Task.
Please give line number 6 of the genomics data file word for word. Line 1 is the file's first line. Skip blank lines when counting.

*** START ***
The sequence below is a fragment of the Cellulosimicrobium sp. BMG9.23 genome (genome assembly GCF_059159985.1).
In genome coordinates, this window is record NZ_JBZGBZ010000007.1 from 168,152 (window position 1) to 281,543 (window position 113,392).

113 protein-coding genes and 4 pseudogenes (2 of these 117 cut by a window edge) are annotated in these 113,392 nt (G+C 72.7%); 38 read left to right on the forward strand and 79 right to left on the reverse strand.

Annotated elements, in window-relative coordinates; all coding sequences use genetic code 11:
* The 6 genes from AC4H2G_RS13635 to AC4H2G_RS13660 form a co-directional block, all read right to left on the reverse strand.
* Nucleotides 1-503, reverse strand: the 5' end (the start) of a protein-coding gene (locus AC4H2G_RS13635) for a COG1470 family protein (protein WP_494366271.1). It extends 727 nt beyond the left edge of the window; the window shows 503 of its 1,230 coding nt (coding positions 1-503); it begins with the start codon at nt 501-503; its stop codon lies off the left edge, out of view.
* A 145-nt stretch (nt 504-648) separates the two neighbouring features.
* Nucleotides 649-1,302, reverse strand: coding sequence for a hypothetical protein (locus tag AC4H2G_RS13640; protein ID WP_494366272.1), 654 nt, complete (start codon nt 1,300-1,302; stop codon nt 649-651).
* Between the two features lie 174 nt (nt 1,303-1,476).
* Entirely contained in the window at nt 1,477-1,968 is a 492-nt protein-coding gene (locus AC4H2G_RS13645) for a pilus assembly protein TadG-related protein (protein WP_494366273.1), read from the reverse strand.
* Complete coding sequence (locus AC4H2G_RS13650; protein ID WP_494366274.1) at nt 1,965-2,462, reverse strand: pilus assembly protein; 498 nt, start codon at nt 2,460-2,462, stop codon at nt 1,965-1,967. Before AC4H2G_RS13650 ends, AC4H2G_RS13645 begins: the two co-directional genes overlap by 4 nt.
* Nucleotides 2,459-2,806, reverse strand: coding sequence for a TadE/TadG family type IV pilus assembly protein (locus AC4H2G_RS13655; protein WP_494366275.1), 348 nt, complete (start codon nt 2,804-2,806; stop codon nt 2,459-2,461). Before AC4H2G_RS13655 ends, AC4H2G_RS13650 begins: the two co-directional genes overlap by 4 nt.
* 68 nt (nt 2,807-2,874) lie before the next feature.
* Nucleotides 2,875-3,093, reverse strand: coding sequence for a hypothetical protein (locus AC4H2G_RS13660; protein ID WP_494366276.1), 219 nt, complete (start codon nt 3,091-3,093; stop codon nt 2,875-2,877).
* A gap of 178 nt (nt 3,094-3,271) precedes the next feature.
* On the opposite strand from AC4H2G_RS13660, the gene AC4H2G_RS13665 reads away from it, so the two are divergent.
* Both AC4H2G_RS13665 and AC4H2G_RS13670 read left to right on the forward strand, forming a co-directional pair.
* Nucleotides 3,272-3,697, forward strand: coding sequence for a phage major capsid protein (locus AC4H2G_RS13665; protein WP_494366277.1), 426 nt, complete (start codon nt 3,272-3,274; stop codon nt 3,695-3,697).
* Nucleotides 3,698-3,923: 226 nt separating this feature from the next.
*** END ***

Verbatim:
* Nucleotides 1-503, reverse strand: the 5' end (the start) of a protein-coding gene (locus AC4H2G_RS13635) for a COG1470 family protein (protein WP_494366271.1). It extends 727 nt beyond the left edge of the window; the window shows 503 of its 1,230 coding nt (coding positions 1-503); it begins with the start codon at nt 501-503; its stop codon lies off the left edge, out of view.